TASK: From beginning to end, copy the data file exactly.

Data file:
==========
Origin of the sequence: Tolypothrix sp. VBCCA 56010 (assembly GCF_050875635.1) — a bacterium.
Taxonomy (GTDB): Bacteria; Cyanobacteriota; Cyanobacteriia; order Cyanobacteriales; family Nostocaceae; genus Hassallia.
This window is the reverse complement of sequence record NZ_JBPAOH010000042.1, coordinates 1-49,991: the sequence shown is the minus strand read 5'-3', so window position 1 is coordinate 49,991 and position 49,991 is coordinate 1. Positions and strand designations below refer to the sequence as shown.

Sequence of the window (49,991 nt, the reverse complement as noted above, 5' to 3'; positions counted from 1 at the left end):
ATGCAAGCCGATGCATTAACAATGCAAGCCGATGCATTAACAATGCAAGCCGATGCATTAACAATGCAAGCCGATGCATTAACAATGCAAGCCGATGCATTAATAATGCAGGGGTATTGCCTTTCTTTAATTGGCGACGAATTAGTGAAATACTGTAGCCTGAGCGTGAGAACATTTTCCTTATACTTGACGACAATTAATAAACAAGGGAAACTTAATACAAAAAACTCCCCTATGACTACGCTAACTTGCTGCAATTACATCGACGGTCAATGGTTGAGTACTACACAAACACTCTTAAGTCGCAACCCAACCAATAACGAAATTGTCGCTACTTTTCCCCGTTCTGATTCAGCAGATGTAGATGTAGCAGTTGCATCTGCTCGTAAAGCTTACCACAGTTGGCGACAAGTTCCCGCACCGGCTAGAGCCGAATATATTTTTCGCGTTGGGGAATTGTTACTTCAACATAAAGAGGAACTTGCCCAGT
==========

Origin of the sequence: Tolypothrix sp. VBCCA 56010 (assembly GCF_050875635.1) — a bacterium.
Taxonomy (GTDB): Bacteria; Cyanobacteriota; Cyanobacteriia; order Cyanobacteriales; family Nostocaceae; genus Hassallia.
This window is the reverse complement of sequence record NZ_JBPAOH010000042.1, coordinates 1-49,991: the sequence shown is the minus strand read 5'-3', so window position 1 is coordinate 49,991 and position 49,991 is coordinate 1. Positions and strand designations below refer to the sequence as shown.

Sequence of the window (49,991 nt, the reverse complement as noted above, 5' to 3'; positions counted from 1 at the left end):
ATGCAAGCCGATGCATTAACAATGCAAGCCGATGCATTAACAATGCAAGCCGATGCATTAACAATGCAAGCCGATGCATTAACAATGCAAGCCGATGCATTAATAATGCAGGGGTATTGCCTTTCTTTAATTGGCGACGAATTAGTGAAATACTGTAGCCTGAGCGTGAGAACATTTTCCTTATACTTGACGACAATTAATAAACAAGGGAAACTTAATACAAAAAACTCCCCTATGACTACGCTAACTTGCTGCAATTACATCGACGGTCAATGGTTGAGTACTACACAAACACTCTTAAGTCGCAACCCAACCAATAACGAAATTGTCGCTACTTTTCCCCGTTCTGATTCAGCAGATGTAGATGTAGCAGTTGCATCTGCTCGTAAAGCTTACCACAGTTGGCGACAAGTTCCCGCACCGGCTAGAGCCGAATATATTTTTCGCGTTGGGGAATTGTTACTTCAACATAAAGAGGAACTTGCCCAGT